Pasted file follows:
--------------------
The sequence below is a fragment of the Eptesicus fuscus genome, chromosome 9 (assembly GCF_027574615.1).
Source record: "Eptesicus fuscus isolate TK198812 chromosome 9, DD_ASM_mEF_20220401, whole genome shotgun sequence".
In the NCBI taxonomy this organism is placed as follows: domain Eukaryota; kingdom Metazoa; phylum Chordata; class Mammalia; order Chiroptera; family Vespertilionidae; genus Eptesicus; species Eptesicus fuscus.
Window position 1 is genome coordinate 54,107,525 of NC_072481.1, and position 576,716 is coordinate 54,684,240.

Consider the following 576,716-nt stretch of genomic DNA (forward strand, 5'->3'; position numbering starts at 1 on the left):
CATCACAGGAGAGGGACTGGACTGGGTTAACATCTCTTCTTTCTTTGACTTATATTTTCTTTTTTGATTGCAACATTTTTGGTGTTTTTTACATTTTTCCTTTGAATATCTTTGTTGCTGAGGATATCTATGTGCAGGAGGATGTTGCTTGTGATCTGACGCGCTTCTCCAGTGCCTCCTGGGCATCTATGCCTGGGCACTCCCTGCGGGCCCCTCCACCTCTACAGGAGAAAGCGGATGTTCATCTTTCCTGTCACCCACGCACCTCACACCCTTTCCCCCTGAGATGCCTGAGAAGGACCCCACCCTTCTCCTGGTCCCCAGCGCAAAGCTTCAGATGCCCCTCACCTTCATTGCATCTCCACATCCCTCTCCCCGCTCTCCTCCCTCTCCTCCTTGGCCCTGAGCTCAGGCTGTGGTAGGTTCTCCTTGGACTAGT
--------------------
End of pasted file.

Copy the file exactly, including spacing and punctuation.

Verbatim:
The sequence below is a fragment of the Eptesicus fuscus genome, chromosome 9 (assembly GCF_027574615.1).
Source record: "Eptesicus fuscus isolate TK198812 chromosome 9, DD_ASM_mEF_20220401, whole genome shotgun sequence".
In the NCBI taxonomy this organism is placed as follows: domain Eukaryota; kingdom Metazoa; phylum Chordata; class Mammalia; order Chiroptera; family Vespertilionidae; genus Eptesicus; species Eptesicus fuscus.
Window position 1 is genome coordinate 54,107,525 of NC_072481.1, and position 576,716 is coordinate 54,684,240.

Consider the following 576,716-nt stretch of genomic DNA (forward strand, 5'->3'; position numbering starts at 1 on the left):
CATCACAGGAGAGGGACTGGACTGGGTTAACATCTCTTCTTTCTTTGACTTATATTTTCTTTTTTGATTGCAACATTTTTGGTGTTTTTTACATTTTTCCTTTGAATATCTTTGTTGCTGAGGATATCTATGTGCAGGAGGATGTTGCTTGTGATCTGACGCGCTTCTCCAGTGCCTCCTGGGCATCTATGCCTGGGCACTCCCTGCGGGCCCCTCCACCTCTACAGGAGAAAGCGGATGTTCATCTTTCCTGTCACCCACGCACCTCACACCCTTTCCCCCTGAGATGCCTGAGAAGGACCCCACCCTTCTCCTGGTCCCCAGCGCAAAGCTTCAGATGCCCCTCACCTTCATTGCATCTCCACATCCCTCTCCCCGCTCTCCTCCCTCTCCTCCTTGGCCCTGAGCTCAGGCTGTGGTAGGTTCTCCTTGGACTAGT